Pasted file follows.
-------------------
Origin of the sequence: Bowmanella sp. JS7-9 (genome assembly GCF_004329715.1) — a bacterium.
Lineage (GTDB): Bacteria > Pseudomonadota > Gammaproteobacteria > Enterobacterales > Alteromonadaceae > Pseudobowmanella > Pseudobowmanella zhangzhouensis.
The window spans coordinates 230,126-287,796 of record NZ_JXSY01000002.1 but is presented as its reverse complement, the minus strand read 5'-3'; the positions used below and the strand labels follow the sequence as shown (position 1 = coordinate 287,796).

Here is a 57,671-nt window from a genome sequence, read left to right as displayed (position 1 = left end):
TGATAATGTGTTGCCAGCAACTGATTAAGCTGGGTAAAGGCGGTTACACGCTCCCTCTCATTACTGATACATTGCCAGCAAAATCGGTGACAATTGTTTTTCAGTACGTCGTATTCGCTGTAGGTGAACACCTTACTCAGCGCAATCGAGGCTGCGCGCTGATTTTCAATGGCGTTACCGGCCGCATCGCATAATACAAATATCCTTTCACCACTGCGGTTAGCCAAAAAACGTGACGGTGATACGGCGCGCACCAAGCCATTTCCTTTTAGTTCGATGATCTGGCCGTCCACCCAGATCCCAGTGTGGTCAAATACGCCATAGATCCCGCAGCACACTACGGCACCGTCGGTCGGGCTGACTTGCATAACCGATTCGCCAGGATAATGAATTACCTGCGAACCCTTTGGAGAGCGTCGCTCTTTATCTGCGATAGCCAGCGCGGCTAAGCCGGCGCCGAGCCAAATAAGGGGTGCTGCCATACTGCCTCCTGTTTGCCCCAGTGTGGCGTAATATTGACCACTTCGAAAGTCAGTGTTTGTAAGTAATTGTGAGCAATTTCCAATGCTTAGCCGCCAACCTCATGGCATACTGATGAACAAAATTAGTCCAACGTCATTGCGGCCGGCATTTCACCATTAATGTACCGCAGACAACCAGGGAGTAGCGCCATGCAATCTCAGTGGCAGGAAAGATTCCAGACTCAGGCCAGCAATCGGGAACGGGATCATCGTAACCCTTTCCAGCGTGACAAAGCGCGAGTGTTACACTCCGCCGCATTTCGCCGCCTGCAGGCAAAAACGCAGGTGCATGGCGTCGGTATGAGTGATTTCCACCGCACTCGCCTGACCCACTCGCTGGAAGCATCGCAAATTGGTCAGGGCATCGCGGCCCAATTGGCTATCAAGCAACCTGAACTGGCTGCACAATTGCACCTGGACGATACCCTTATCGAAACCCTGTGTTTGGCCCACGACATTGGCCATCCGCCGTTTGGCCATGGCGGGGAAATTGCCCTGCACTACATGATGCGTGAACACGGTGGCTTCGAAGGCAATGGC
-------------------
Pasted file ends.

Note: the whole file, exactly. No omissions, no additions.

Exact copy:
Origin of the sequence: Bowmanella sp. JS7-9 (genome assembly GCF_004329715.1) — a bacterium.
Lineage (GTDB): Bacteria > Pseudomonadota > Gammaproteobacteria > Enterobacterales > Alteromonadaceae > Pseudobowmanella > Pseudobowmanella zhangzhouensis.
The window spans coordinates 230,126-287,796 of record NZ_JXSY01000002.1 but is presented as its reverse complement, the minus strand read 5'-3'; the positions used below and the strand labels follow the sequence as shown (position 1 = coordinate 287,796).

Here is a 57,671-nt window from a genome sequence, read left to right as displayed (position 1 = left end):
TGATAATGTGTTGCCAGCAACTGATTAAGCTGGGTAAAGGCGGTTACACGCTCCCTCTCATTACTGATACATTGCCAGCAAAATCGGTGACAATTGTTTTTCAGTACGTCGTATTCGCTGTAGGTGAACACCTTACTCAGCGCAATCGAGGCTGCGCGCTGATTTTCAATGGCGTTACCGGCCGCATCGCATAATACAAATATCCTTTCACCACTGCGGTTAGCCAAAAAACGTGACGGTGATACGGCGCGCACCAAGCCATTTCCTTTTAGTTCGATGATCTGGCCGTCCACCCAGATCCCAGTGTGGTCAAATACGCCATAGATCCCGCAGCACACTACGGCACCGTCGGTCGGGCTGACTTGCATAACCGATTCGCCAGGATAATGAATTACCTGCGAACCCTTTGGAGAGCGTCGCTCTTTATCTGCGATAGCCAGCGCGGCTAAGCCGGCGCCGAGCCAAATAAGGGGTGCTGCCATACTGCCTCCTGTTTGCCCCAGTGTGGCGTAATATTGACCACTTCGAAAGTCAGTGTTTGTAAGTAATTGTGAGCAATTTCCAATGCTTAGCCGCCAACCTCATGGCATACTGATGAACAAAATTAGTCCAACGTCATTGCGGCCGGCATTTCACCATTAATGTACCGCAGACAACCAGGGAGTAGCGCCATGCAATCTCAGTGGCAGGAAAGATTCCAGACTCAGGCCAGCAATCGGGAACGGGATCATCGTAACCCTTTCCAGCGTGACAAAGCGCGAGTGTTACACTCCGCCGCATTTCGCCGCCTGCAGGCAAAAACGCAGGTGCATGGCGTCGGTATGAGTGATTTCCACCGCACTCGCCTGACCCACTCGCTGGAAGCATCGCAAATTGGTCAGGGCATCGCGGCCCAATTGGCTATCAAGCAACCTGAACTGGCTGCACAATTGCACCTGGACGATACCCTTATCGAAACCCTGTGTTTGGCCCACGACATTGGCCATCCGCCGTTTGGCCATGGCGGGGAAATTGCCCTGCACTACATGATGCGTGAACACGGTGGCTTCGAAGGCAATGGC